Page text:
This increase, which HUD argues is necessary to streamline its operations, would amount to about $3.2 billion in slashed benefits from the rent increase. This rediscovered Republican concern with spending rings hollow in the wake of their $1.5 trillion tax giveaway to corporations and the ultra wealthy. To the GOP, deficits are only a concern when they benefit the country’s most vulnerable.

HUD’s Rampage on Rental Assistance

While Sec. Carson is busy raising the financial burden on the most vulnerable Americans, he has been derelict in his duty to execute legislation that has been passed by Congress. Most notably, Carson is delaying the implementation of the Housing Opportunity Through Modernization Act of 2016 (HOTMA), which was passed with bipartisan support. The measure would streamline the formulas for calculating rents, deductions, and other factors for housing aid, ensuring that rental assistance continues to make housing affordable for low income families.

The House Joins In

Carson’s delayed implementation of HOTMA provisions buys time for congressional Republicans to undercut the act. On Wednesday, a House Financial Services, Housing Subcommittee hearing was held to discuss draft legislation, the Promoting Resident Opportunity through Rent Reform Act (PROTRRA). PROTRRA would significantly weaken housing choice vouchers and sweep aside many HOTMA reforms by creating a tiered rental system that could raise minimum rent 11 times higher than under current law.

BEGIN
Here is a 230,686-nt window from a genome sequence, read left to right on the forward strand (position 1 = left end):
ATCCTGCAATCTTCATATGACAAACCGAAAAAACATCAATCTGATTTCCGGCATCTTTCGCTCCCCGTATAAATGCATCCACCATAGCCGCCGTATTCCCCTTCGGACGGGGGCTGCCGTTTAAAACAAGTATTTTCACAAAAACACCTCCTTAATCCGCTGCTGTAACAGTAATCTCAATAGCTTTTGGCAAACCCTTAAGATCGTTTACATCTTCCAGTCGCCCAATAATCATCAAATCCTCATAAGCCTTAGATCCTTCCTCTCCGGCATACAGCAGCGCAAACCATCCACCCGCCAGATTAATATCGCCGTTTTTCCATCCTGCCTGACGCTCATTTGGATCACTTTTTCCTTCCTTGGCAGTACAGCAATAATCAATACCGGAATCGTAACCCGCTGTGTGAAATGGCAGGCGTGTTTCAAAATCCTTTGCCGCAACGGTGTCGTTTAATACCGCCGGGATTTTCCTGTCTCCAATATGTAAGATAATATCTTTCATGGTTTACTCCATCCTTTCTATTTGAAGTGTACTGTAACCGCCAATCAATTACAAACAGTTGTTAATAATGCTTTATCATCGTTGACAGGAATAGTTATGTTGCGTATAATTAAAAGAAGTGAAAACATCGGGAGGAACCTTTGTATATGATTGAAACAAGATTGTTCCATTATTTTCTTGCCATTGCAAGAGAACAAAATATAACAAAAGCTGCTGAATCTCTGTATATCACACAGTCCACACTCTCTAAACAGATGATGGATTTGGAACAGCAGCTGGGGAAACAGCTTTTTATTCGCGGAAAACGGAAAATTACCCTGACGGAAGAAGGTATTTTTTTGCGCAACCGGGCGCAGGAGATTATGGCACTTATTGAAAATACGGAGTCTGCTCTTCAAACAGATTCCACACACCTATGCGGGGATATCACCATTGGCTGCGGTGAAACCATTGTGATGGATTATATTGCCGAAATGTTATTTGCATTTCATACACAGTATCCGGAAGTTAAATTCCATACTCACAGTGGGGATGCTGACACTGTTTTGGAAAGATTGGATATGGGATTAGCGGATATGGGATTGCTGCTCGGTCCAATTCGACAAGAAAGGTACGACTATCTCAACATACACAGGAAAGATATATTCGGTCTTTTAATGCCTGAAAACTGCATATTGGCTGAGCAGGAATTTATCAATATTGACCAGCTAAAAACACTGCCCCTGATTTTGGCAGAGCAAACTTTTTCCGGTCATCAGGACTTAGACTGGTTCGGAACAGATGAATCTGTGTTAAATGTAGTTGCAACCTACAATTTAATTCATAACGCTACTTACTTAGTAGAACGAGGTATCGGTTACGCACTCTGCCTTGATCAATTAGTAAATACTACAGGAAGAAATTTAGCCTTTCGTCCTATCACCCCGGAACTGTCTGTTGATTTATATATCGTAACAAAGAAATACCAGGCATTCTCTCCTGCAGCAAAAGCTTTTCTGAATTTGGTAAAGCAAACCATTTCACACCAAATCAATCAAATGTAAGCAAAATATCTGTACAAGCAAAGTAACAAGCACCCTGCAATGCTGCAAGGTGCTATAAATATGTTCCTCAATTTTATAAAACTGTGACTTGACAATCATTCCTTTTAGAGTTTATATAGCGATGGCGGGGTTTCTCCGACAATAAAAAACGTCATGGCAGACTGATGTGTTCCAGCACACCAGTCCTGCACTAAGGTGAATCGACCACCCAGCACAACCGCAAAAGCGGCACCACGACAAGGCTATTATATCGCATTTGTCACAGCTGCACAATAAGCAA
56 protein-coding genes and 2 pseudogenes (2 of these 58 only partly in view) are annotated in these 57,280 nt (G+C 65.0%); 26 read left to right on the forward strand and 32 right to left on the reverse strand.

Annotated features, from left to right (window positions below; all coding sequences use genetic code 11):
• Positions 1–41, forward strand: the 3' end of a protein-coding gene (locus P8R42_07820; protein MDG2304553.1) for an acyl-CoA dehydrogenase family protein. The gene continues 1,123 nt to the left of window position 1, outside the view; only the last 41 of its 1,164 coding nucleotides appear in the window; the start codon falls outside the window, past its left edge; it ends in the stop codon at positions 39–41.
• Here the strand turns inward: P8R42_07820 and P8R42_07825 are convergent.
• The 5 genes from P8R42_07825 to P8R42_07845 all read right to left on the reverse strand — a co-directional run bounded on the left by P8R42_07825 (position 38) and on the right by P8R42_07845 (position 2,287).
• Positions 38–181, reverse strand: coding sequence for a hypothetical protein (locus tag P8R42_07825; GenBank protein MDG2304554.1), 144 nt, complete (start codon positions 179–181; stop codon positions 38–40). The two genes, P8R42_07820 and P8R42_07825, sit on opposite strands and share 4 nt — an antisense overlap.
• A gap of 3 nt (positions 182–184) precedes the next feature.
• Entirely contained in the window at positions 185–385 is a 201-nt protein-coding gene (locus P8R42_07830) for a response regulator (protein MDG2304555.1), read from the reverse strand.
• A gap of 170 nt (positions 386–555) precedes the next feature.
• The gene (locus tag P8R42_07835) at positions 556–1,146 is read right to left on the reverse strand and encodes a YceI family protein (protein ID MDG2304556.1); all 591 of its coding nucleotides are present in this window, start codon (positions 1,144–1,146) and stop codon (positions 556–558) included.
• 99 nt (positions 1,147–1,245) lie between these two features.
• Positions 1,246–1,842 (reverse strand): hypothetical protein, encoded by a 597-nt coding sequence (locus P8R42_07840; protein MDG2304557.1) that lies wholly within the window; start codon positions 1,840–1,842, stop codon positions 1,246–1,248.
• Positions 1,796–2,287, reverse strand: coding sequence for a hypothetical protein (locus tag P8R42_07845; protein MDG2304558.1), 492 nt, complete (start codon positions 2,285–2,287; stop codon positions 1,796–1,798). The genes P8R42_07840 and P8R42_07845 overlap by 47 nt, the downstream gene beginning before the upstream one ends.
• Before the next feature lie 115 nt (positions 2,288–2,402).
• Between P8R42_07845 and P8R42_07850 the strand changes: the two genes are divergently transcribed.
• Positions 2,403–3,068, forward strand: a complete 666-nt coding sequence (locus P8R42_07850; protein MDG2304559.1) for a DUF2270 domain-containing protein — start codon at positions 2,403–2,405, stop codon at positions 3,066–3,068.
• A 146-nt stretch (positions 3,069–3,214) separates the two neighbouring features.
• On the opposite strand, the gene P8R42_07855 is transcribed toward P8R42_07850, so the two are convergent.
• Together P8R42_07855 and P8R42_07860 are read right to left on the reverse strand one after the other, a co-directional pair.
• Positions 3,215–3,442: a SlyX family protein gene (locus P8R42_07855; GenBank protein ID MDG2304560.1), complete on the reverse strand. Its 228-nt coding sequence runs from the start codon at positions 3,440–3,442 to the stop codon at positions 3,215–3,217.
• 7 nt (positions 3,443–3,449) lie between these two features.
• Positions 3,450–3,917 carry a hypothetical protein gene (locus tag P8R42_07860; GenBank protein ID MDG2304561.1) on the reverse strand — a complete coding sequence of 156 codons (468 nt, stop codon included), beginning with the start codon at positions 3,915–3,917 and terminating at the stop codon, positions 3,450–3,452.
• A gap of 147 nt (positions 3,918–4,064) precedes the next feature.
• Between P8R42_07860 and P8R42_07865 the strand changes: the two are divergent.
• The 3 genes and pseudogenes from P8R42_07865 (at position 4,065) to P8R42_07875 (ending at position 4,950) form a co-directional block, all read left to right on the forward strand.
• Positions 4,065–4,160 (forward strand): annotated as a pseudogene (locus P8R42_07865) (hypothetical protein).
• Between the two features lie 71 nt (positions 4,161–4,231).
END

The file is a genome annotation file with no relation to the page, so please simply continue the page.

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Looking Ahead through the Midterms

Democrats have developed proposals around housing that they can campaign on this fall. Last year, Rep. Ellison introduced the  Common Sense Housing Investment Act. This legislation would change the mortgage interest deduction to a 15 percent credit and increase the amount of homeowners who receive the credit from 43 million to 60 million. The bill lowers the deductible cap on allowed interest expense paid on a mortgage from $1 million to $500,000, which would help to ensure that wealthy homeowners no longer get such disproportionate favored treatment.

It is unlikely that significant housing legislation will advance during this Congress. Republican GSE reform seems to be on the back burner while housing programs passed by the House are redundant next to Sec. Carson’s actions to triple rental costs.  With housing facing a severe crisis, Republican leadership makes itself vulnerable as voters weigh the impact of their policies.

GOP Double-Down Hair-Doo (Apr. 17)

Update 264 — GOP Double-Down Hair-Doo:


Liked the Tax Cut?  How about a Perm?
While today marks the last day Americans will file their taxes under the old tax code, a number of Americans have already seen their paychecks influenced by lower tax withholdings.  Republicans wasted little time celebrating the Tax Cuts and Jobs Act (TCJA) before turning to tax reform 2.0 — the next round of tax cuts.
On the theory that nothing succeeds like success, the GOP seems to be staging a sequel.  What does entail substantively and will Americans want to see this movie again. And again…?

Best,

Dana

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Tax Cuts Round Two